Jim Hunter, CEO of home repair and remodeling franchise House Doctors, sees so much potential in his industry, he decided that just running the company wasn’t enough.
He was brought in to lead Milford-based House Doctors in 2007, by company founder Paul Spires Jr. A month ago, Hunter purchased the company.
“I think I saw more of an opportunity than the owner did,” said Hunter, who wouldn’t disclose the purchase price. “It’s like Ray Kroc, who saw something more than the McDonald’s brothers did.”
House Doctors’ services range from building a deck to installing exhaust fans and light fixtures.
Home improvement in the U.S. is a more than $100 billion industry, according to Harvard University. And Hunter thinks it’s going to grow.
What he sees is an aging population that is deciding to stay in their current homes, an opportunity for plenty of upgrades, repairs and renovations. With each boomer that becomes a senior, Hunter sees a chance to build ramps, widen doorways and fit grab bars in bathrooms to make staying in their current home easier.
House Doctors has 46 franchisees operating in 70 territories across 26 states, mostly in the eastern U.S. Hunter plans to increase that number to 200 within the next five years. A franchise costs $50,000, plus $50,000 of working capital for the initial ramp-up, as well as a 5.5 percent annual royalty and 2 percent national marketing fee.
Franchise revenue growing at 10 percent clip
In the past, House Doctors looked for handymen to become franchisees. But Hunter is changing that. He’s now looking for franchisees who want to own and run a business.
“Today, we have more sophisticated owners, someone who would not be swinging the hammer,” said Hunter, who started his own franchise consulting business before he was tapped to run House Doctors.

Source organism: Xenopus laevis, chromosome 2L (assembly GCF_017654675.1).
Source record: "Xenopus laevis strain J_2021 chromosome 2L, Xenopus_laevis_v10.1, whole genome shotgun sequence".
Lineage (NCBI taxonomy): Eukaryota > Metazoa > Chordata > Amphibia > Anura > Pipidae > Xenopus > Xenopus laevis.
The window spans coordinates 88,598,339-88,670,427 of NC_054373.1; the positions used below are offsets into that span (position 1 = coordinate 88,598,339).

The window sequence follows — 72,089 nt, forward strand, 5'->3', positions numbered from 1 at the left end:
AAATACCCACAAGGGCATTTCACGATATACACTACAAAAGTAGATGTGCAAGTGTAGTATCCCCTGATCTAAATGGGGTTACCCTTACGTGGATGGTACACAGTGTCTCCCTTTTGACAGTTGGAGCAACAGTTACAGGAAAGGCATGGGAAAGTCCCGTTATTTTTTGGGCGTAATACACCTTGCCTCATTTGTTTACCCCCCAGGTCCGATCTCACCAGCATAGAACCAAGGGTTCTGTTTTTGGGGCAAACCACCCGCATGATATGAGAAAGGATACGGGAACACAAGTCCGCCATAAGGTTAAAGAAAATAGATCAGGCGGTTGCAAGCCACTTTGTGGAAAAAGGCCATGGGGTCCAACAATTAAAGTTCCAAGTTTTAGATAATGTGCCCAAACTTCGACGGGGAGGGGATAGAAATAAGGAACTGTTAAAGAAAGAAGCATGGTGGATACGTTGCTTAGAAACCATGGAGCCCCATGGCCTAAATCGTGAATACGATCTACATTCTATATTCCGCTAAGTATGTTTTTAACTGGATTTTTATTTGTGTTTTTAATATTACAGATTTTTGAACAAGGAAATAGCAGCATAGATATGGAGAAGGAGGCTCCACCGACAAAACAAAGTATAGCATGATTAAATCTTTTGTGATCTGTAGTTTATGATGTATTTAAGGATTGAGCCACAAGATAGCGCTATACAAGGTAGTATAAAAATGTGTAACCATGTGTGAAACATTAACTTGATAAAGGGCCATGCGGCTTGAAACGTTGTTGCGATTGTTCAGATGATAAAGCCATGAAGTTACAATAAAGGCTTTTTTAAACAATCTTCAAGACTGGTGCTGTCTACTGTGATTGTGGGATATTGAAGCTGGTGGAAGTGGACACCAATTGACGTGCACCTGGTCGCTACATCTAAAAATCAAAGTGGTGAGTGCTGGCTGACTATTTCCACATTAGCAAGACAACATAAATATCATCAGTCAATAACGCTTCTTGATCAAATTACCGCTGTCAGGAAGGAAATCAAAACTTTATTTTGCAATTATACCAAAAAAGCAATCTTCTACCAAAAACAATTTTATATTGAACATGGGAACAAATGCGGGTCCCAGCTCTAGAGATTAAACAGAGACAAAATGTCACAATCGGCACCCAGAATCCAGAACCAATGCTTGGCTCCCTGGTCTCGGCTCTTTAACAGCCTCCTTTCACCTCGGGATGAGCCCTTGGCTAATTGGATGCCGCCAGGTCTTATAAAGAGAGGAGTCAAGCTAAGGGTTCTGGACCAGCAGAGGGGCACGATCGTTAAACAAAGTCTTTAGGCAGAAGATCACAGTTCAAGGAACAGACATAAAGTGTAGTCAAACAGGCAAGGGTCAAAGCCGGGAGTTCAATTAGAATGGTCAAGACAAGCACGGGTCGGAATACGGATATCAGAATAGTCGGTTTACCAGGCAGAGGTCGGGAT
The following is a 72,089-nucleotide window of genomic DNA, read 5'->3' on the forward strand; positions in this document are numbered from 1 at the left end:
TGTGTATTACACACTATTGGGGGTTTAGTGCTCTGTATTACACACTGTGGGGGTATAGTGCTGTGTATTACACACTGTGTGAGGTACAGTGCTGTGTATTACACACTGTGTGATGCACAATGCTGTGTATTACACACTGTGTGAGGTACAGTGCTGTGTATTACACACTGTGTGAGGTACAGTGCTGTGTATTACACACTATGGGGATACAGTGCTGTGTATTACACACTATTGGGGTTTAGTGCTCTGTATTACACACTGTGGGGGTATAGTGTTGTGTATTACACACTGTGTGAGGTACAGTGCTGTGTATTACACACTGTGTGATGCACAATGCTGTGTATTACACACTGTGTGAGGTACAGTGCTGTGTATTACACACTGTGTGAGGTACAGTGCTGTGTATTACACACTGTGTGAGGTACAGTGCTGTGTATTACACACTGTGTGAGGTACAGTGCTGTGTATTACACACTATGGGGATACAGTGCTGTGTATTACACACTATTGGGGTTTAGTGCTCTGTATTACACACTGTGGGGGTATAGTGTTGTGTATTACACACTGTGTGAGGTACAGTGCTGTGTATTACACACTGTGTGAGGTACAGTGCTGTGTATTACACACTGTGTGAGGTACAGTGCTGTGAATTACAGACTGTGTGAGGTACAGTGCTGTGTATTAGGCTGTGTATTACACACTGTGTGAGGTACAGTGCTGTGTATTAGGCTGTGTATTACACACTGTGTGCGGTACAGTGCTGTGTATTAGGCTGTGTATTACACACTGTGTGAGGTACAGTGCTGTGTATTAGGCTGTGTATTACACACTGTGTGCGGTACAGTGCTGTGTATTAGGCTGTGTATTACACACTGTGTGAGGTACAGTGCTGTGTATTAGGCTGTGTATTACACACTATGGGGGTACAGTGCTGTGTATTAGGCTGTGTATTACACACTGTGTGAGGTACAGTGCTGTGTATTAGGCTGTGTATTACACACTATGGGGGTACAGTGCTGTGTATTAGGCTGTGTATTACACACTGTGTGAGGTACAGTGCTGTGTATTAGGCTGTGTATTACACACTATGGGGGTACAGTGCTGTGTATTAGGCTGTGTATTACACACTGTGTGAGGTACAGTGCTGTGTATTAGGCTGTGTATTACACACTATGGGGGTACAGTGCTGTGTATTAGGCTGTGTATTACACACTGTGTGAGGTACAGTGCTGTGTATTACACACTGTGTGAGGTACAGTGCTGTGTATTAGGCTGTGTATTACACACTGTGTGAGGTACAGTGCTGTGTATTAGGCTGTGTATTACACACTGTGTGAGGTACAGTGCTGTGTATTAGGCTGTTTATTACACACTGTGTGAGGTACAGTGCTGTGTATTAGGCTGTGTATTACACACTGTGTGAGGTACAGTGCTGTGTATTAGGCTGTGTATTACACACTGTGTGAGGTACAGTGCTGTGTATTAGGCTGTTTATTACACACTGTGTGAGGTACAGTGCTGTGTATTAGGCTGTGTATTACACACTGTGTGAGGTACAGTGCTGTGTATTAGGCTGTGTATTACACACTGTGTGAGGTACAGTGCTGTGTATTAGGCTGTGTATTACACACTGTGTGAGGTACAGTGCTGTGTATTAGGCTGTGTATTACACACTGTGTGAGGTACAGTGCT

So far, so good. In the last three years, House Doctors saw the fastest sales growth among new franchisees.
Hunter said the total revenue for all franchisees was about $10 million. Revenue, both for his franchisees and the parent company, increased about 10 percent year over year, he said.
To accommodate its growth, House Doctors moved in September into a new office, located at 400 TechneCenter Drive. The larger office has room for additional employees – it currently has five – as more franchisees are added.
It’s important that homeowners trust the remodelers they work with, said Andrew Glasgow, president of the Ohio Valley Chapter of the National Association of the Remodeling Industry. Being part of a larger franchise can help when a business is just getting started, but established businesses might not see the same benefits.
Glasgow, who’s also vice president at H. Glasgow Construction/CinciRemodelers, said about 85 percent of his company’s work comes from referrals.
Remodeling in Greater Cincinnati has been on the rise. In Northern Kentucky, the number of remodeling permits filed is up 5.5 percent, to nearly 950 through September, according to data provided by the Home Builders Association of Northern Kentucky. In addition, the average value of renovations this year, $24,634, is more than 42 percent higher than it was a year ago.
“The remodeling boom is still going well,” said Brian Miller, executive director of the association.
Independent real estate research and analytical firm Hanley Wood Market Intelligence expects 10.5 million “pro worthy” remodeling projects in the U.S. next year, a 3.7 percent increase over 2012.
The Home Builders Association of Greater Cincinnati doesn’t track remodeling permits, but Executive Director Dan Dressman said his 50 remodeling members are seeing more work this year.
“The prognosis is definitely good,” Dressman said.